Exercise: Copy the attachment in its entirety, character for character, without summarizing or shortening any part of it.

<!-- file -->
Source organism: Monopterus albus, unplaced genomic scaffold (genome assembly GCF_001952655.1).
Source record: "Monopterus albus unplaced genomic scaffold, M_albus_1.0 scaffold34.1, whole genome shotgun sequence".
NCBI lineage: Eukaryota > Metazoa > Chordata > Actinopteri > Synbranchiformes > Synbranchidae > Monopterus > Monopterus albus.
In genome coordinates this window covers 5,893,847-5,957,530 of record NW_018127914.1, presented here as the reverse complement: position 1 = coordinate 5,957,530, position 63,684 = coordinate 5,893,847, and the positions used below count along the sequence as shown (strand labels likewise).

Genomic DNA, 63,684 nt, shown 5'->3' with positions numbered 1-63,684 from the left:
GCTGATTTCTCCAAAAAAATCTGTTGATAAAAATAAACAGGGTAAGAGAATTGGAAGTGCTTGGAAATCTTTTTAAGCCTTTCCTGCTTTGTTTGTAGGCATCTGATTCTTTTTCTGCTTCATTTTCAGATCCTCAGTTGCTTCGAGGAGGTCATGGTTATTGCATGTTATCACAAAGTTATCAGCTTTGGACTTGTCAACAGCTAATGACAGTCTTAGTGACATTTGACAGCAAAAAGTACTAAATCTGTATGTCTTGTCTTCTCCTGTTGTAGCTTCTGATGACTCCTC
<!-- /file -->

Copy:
Source organism: Monopterus albus, unplaced genomic scaffold (genome assembly GCF_001952655.1).
Source record: "Monopterus albus unplaced genomic scaffold, M_albus_1.0 scaffold34.1, whole genome shotgun sequence".
NCBI lineage: Eukaryota > Metazoa > Chordata > Actinopteri > Synbranchiformes > Synbranchidae > Monopterus > Monopterus albus.
In genome coordinates this window covers 5,893,847-5,957,530 of record NW_018127914.1, presented here as the reverse complement: position 1 = coordinate 5,957,530, position 63,684 = coordinate 5,893,847, and the positions used below count along the sequence as shown (strand labels likewise).

Genomic DNA, 63,684 nt, shown 5'->3' with positions numbered 1-63,684 from the left:
GCTGATTTCTCCAAAAAAATCTGTTGATAAAAATAAACAGGGTAAGAGAATTGGAAGTGCTTGGAAATCTTTTTAAGCCTTTCCTGCTTTGTTTGTAGGCATCTGATTCTTTTTCTGCTTCATTTTCAGATCCTCAGTTGCTTCGAGGAGGTCATGGTTATTGCATGTTATCACAAAGTTATCAGCTTTGGACTTGTCAACAGCTAATGACAGTCTTAGTGACATTTGACAGCAAAAAGTACTAAATCTGTATGTCTTGTCTTCTCCTGTTGTAGCTTCTGATGACTCCTC